After Harriet scorned my pickled rhubarb (which I’ll write about later), I asked what she preferred to do with rhubarb. I liked her answer: She macerates cut rhubarb in sugar overnight, she said, and cooks the mixture briefly in the morning. When the rhubarb starts to soften, she stirs in some strawberries and let’s them just heat through, so they color the sauce but keep their shape. That’s it–she then serves forth her strawberry-studded pink rhubarb sauce.
So I tried Harriet’s recipe for breakfast the next day. Here’s my interpretation:
Harriet’s Strawberry-Rhubarb Sauce
1 pound rhubarb, cut crosswise about ¾ inch thick
1/3 cup sugar
1 pound strawberries, hulled
Mix the rhubarb and sugar in a bowl, cover the bowl, and let it stand at room temperature overnight.
In the morning, the sugar will have turned to syrup. Turn the rhubarb and syrup out into a saucepan, and simmer the rhubarb, uncovered, stirring it occasionally and gently, until it becomes tender (at which point it will begin falling apart), about 6 minutes.
While the rhubarb cooks, halve or quarter any of the strawberries that are large or not fully ripe. Leave small, ripe strawberries whole.
Add the strawberries to the pan of rhubarb. Simmer the mixture about 4 minutes, until the strawberries are just tender.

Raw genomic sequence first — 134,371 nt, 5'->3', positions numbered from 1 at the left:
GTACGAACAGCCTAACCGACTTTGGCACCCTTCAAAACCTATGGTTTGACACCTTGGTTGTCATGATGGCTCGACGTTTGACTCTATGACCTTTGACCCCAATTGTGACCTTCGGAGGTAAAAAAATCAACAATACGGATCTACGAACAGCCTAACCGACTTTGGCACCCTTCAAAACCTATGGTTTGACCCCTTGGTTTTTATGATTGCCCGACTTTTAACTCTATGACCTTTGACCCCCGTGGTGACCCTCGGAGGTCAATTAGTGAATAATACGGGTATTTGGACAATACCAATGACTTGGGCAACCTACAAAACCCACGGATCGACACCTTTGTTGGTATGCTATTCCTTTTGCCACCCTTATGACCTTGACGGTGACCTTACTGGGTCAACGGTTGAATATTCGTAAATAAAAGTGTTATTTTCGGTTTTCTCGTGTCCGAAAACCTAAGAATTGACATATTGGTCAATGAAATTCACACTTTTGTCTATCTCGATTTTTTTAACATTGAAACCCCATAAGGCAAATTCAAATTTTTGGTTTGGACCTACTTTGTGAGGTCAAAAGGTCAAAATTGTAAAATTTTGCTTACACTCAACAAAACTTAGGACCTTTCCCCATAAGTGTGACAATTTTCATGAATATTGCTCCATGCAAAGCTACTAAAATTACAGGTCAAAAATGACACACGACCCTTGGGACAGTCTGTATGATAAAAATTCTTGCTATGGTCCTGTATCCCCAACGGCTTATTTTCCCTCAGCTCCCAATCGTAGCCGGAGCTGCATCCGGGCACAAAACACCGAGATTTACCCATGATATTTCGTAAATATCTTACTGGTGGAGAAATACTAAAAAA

Serve the sauce immediately, or let it cool. If you must gild the lily, flavor the sauce with rosewater or perhaps some maraschino. For a formal dessert, the sauce goes well with ice cream, custard, or cake.
UPDATE 2022: What were those rhubarb pickles that Harriet scorned? Apparently I never wrote up a recipe at all. Maybe I will, some day.
0 thoughts on “Rhubarb Sauce with Strawberries”
So glad you attempted my approach. Hope you liked it. And for the record, I’m looking forward to receiving some of that pickled rhubarb once you hit the exact mark (which I’m sure you will). But I will add that I do not cook the strawberries in my rendition. I just throw them in to let them cook ever so gently by the heat of the rhubarb once I’ve taken it off the stove. It takes no more than a few minutes and they are lovely, softened and toting a bit of the red strawberry hue. Having said that, I’m very proud and impressed that you were even listening to me at all.
I know that’s what you told me, Harriet, but I found the strawberries needed a little cooking–maybe because the total amount of strawberry and rhubarb was small?
I was kidding about the scorning, of course.